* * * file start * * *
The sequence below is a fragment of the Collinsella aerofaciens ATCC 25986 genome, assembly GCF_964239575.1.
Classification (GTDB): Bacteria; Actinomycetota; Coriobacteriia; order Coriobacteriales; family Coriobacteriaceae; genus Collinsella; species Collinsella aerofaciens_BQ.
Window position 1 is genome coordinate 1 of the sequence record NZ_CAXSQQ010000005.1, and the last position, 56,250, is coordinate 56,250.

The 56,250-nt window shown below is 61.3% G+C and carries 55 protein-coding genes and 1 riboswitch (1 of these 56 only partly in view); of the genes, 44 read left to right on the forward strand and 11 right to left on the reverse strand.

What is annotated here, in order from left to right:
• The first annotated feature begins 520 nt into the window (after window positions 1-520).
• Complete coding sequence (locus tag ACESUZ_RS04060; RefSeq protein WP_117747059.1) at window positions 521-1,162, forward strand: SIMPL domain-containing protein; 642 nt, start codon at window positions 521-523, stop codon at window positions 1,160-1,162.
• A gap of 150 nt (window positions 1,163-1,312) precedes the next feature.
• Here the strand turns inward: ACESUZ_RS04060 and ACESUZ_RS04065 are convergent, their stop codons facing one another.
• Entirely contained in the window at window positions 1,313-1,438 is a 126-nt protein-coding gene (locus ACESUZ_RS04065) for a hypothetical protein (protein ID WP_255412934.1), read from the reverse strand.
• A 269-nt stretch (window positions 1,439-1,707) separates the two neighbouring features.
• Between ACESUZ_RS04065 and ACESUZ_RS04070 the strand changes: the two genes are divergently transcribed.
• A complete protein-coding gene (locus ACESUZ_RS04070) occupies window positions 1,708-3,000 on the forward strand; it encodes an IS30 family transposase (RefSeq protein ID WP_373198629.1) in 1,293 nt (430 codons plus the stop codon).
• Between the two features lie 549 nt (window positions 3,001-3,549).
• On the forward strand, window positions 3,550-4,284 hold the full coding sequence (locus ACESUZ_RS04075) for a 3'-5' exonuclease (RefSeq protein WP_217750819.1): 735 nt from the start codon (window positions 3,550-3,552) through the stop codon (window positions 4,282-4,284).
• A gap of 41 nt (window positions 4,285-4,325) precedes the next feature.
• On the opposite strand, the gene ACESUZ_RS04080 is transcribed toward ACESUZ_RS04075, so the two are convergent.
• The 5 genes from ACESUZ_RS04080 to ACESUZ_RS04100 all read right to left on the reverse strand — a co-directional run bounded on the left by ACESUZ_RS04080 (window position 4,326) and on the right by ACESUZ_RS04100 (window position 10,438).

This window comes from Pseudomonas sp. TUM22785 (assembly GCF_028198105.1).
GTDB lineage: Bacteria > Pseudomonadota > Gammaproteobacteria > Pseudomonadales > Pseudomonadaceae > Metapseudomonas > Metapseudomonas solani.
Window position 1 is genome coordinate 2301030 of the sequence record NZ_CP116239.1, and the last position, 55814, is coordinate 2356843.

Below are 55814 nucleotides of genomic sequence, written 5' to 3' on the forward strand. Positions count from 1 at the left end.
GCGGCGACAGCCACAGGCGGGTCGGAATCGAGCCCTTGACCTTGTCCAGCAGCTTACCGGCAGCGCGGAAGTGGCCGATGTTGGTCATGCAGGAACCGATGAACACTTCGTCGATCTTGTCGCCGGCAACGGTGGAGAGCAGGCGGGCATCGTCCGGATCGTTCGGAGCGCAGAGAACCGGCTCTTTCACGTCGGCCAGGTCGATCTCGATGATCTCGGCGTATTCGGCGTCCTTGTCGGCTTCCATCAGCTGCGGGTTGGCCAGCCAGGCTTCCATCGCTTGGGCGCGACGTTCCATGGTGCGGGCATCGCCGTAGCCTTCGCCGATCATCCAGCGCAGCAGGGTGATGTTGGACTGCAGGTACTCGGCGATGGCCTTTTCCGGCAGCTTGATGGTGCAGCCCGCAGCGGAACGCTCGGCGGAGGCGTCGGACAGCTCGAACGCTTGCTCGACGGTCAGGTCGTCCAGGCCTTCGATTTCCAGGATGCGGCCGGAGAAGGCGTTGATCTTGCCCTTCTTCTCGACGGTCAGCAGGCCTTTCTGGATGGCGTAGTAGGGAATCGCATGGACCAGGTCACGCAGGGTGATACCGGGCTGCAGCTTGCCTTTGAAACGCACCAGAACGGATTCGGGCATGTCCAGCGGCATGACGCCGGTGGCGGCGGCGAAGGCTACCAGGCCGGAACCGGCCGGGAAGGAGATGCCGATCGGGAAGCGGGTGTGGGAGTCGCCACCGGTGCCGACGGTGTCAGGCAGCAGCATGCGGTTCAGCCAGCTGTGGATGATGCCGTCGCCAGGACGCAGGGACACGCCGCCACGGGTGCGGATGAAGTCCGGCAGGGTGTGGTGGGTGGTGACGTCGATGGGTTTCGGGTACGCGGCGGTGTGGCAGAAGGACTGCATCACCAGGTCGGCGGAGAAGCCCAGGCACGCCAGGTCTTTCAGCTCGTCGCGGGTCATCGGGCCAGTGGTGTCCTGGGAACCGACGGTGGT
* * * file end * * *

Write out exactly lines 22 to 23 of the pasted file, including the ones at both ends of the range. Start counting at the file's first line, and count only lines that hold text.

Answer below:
Below are 55814 nucleotides of genomic sequence, written 5' to 3' on the forward strand. Positions count from 1 at the left end.
GCGGCGACAGCCACAGGCGGGTCGGAATCGAGCCCTTGACCTTGTCCAGCAGCTTACCGGCAGCGCGGAAGTGGCCGATGTTGGTCATGCAGGAACCGATGAACACTTCGTCGATCTTGTCGCCGGCAACGGTGGAGAGCAGGCGGGCATCGTCCGGATCGTTCGGAGCGCAGAGAACCGGCTCTTTCACGTCGGCCAGGTCGATCTCGATGATCTCGGCGTATTCGGCGTCCTTGTCGGCTTCCATCAGCTGCGGGTTGGCCAGCCAGGCTTCCATCGCTTGGGCGCGACGTTCCATGGTGCGGGCATCGCCGTAGCCTTCGCCGATCATCCAGCGCAGCAGGGTGATGTTGGACTGCAGGTACTCGGCGATGGCCTTTTCCGGCAGCTTGATGGTGCAGCCCGCAGCGGAACGCTCGGCGGAGGCGTCGGACAGCTCGAACGCTTGCTCGACGGTCAGGTCGTCCAGGCCTTCGATTTCCAGGATGCGGCCGGAGAAGGCGTTGATCTTGCCCTTCTTCTCGACGGTCAGCAGGCCTTTCTGGATGGCGTAGTAGGGAATCGCATGGACCAGGTCACGCAGGGTGATACCGGGCTGCAGCTTGCCTTTGAAACGCACCAGAACGGATTCGGGCATGTCCAGCGGCATGACGCCGGTGGCGGCGGCGAAGGCTACCAGGCCGGAACCGGCCGGGAAGGAGATGCCGATCGGGAAGCGGGTGTGGGAGTCGCCACCGGTGCCGACGGTGTCAGGCAGCAGCATGCGGTTCAGCCAGCTGTGGATGATGCCGTCGCCAGGACGCAGGGACACGCCGCCACGGGTGCGGATGAAGTCCGGCAGGGTGTGGTGGGTGGTGACGTCGATGGGTTTCGGGTACGCGGCGGTGTGGCAGAAGGACTGCATCACCAGGTCGGCGGAGAAGCCCAGGCACGCCAGGTCTTTCAGCTCGTCGCGGGTCATCGGGCCAGTGGTGTCCTGGGAACCGACGGTGGT